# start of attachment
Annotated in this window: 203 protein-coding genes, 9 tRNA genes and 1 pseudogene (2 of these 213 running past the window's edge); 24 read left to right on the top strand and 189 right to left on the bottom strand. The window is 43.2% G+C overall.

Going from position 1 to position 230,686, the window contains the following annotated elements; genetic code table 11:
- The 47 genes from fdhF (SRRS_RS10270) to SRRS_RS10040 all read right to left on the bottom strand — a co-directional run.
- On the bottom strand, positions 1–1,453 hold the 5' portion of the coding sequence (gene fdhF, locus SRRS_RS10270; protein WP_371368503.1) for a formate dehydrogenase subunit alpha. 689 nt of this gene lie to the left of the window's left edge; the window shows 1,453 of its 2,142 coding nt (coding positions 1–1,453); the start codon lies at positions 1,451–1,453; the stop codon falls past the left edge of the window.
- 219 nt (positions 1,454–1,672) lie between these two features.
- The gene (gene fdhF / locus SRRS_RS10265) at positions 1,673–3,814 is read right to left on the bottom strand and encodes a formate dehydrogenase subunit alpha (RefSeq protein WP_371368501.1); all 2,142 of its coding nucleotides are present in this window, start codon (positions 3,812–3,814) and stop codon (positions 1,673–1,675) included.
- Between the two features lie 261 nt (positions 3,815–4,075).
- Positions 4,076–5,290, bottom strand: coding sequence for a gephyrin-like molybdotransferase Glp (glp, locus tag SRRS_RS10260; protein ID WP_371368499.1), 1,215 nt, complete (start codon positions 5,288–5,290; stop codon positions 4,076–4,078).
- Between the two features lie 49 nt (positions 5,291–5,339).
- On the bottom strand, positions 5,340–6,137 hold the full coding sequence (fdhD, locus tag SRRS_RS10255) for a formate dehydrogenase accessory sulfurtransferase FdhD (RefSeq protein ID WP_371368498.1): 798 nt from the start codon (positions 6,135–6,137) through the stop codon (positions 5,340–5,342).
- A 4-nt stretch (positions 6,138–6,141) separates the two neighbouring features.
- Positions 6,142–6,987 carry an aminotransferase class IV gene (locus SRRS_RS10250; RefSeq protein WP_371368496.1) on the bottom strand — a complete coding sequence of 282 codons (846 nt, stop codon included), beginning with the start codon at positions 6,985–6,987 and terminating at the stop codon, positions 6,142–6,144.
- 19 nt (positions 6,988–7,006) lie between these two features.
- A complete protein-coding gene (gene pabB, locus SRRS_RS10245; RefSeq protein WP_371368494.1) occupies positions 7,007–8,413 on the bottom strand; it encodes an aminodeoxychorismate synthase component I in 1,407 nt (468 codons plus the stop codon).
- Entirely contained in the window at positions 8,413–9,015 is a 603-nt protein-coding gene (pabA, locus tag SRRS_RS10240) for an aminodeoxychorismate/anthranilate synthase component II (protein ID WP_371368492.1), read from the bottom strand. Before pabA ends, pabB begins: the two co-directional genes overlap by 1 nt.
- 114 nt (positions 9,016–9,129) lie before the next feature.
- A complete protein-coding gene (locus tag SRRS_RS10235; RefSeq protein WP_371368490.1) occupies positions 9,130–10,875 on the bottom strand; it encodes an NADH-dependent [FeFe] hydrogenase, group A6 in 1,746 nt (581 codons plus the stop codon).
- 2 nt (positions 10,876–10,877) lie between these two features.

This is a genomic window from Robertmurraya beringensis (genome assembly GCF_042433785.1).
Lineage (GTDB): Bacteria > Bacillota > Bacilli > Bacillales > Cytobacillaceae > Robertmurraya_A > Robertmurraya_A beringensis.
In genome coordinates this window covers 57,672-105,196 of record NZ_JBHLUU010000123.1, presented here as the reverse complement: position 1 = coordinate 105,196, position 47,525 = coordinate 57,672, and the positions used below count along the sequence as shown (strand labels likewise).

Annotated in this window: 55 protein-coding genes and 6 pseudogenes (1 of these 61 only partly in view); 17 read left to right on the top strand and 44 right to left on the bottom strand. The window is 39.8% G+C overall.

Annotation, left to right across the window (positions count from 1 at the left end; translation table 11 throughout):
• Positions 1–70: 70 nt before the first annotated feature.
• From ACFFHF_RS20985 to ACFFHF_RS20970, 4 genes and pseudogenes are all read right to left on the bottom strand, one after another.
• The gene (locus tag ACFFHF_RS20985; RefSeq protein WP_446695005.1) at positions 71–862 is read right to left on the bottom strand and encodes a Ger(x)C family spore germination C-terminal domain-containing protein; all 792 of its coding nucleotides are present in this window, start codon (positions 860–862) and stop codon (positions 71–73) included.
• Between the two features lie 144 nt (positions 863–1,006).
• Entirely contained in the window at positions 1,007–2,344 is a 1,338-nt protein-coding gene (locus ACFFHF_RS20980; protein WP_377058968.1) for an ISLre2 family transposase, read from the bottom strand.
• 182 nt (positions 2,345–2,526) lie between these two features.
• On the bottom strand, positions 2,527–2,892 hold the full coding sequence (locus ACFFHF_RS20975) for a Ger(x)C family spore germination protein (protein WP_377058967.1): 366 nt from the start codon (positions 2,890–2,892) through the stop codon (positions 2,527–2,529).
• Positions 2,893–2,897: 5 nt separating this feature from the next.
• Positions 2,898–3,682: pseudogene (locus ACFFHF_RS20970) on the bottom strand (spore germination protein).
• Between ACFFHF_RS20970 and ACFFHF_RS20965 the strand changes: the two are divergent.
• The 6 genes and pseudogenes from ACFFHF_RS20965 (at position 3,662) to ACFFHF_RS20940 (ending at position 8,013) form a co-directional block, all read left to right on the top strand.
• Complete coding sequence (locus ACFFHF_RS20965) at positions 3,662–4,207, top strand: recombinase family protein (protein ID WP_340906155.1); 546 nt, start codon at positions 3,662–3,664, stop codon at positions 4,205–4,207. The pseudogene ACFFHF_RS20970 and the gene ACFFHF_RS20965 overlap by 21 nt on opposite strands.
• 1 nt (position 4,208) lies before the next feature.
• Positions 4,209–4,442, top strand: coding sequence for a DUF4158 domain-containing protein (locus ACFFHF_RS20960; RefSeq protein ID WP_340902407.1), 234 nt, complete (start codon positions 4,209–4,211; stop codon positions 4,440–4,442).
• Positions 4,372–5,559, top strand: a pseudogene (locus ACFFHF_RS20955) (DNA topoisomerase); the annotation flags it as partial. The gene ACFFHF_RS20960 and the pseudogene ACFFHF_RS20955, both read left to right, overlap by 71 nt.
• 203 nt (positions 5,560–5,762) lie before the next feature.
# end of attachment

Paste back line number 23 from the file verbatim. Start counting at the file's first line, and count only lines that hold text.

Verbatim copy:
Annotation, left to right across the window (positions count from 1 at the left end; translation table 11 throughout):